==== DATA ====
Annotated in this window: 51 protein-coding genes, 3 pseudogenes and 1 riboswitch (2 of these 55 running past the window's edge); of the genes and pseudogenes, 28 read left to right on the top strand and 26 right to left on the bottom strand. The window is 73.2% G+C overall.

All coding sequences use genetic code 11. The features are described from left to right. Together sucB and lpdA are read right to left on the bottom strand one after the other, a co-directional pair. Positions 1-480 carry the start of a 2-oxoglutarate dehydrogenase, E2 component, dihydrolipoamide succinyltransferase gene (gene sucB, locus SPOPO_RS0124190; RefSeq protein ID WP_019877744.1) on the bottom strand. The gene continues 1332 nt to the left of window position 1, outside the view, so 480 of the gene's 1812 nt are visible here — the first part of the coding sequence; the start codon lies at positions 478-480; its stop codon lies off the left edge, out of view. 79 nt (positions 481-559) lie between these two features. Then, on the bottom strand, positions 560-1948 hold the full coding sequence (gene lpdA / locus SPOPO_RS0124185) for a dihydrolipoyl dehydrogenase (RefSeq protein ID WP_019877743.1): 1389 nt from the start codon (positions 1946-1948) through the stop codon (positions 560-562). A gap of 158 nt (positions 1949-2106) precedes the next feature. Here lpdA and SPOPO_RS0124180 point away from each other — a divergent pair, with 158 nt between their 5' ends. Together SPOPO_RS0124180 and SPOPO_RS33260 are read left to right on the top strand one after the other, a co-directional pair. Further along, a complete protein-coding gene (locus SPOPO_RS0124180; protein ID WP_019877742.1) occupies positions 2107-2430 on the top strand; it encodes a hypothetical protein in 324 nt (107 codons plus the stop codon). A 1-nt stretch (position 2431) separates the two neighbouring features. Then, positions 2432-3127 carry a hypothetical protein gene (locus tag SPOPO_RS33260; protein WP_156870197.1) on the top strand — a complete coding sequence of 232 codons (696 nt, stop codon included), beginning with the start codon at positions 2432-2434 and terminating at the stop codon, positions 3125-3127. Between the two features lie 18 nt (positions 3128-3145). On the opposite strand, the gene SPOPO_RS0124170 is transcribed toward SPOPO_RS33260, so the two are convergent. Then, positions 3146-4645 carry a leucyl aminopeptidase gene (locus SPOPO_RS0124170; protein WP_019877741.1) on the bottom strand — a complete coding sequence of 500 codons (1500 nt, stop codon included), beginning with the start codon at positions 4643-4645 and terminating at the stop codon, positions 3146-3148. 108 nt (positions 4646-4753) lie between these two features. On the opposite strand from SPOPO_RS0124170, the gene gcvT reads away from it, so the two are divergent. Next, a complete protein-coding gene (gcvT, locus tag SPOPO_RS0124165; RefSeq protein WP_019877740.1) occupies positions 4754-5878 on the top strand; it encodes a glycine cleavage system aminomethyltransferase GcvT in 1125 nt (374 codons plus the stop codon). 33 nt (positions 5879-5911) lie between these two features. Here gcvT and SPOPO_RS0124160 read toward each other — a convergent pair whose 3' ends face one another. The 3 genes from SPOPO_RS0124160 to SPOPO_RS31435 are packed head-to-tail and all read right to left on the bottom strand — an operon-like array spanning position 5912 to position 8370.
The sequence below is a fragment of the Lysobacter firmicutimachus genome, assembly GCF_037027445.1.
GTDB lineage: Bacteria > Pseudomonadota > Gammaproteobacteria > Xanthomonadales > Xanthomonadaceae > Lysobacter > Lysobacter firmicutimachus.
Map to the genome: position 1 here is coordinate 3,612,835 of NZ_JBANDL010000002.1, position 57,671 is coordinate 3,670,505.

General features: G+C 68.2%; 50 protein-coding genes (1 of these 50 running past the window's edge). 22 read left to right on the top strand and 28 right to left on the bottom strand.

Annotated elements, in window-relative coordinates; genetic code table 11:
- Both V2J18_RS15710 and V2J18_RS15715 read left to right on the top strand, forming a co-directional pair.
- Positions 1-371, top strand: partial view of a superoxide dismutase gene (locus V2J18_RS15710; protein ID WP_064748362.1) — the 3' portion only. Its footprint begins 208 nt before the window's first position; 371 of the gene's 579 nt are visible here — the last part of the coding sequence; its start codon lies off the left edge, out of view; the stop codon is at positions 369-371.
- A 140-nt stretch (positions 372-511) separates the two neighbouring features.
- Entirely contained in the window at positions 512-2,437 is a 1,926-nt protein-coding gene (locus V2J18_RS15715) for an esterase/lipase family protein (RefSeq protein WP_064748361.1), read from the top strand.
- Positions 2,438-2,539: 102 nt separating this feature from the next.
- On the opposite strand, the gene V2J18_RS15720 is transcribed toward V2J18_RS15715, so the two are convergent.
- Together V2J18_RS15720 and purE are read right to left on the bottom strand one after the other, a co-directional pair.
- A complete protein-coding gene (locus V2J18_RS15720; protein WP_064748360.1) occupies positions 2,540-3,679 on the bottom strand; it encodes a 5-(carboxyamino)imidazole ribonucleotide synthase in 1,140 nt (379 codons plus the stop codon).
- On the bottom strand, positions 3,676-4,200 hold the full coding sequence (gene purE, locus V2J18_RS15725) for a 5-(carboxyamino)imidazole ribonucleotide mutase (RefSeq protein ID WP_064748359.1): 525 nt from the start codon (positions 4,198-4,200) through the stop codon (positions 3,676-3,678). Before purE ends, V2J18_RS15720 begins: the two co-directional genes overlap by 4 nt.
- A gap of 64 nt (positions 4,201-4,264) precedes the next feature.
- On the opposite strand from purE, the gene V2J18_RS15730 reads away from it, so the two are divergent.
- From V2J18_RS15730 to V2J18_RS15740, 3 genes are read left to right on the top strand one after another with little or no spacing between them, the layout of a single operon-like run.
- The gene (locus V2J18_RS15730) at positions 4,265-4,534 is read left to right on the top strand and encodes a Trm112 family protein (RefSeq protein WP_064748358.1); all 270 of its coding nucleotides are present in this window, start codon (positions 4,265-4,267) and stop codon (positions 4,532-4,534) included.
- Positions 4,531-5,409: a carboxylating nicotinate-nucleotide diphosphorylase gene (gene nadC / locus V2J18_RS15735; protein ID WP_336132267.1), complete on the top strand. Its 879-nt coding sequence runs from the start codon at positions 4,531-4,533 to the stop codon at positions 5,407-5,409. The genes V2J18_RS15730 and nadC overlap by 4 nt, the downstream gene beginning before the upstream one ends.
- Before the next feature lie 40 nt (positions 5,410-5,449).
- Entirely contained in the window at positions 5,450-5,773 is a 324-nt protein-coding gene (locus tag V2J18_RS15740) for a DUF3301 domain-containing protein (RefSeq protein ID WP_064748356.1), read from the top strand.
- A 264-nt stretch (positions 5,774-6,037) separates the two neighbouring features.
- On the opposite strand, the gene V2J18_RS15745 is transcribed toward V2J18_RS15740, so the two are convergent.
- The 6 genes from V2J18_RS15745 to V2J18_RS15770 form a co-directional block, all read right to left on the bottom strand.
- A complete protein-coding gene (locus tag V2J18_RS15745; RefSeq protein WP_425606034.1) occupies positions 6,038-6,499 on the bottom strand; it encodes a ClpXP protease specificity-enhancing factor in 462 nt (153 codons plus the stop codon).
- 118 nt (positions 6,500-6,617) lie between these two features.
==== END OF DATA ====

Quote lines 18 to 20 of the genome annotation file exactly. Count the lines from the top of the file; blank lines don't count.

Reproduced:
- On the opposite strand from purE, the gene V2J18_RS15730 reads away from it, so the two are divergent.
- From V2J18_RS15730 to V2J18_RS15740, 3 genes are read left to right on the top strand one after another with little or no spacing between them, the layout of a single operon-like run.
- The gene (locus V2J18_RS15730) at positions 4,265-4,534 is read left to right on the top strand and encodes a Trm112 family protein (RefSeq protein WP_064748358.1); all 270 of its coding nucleotides are present in this window, start codon (positions 4,265-4,267) and stop codon (positions 4,532-4,534) included.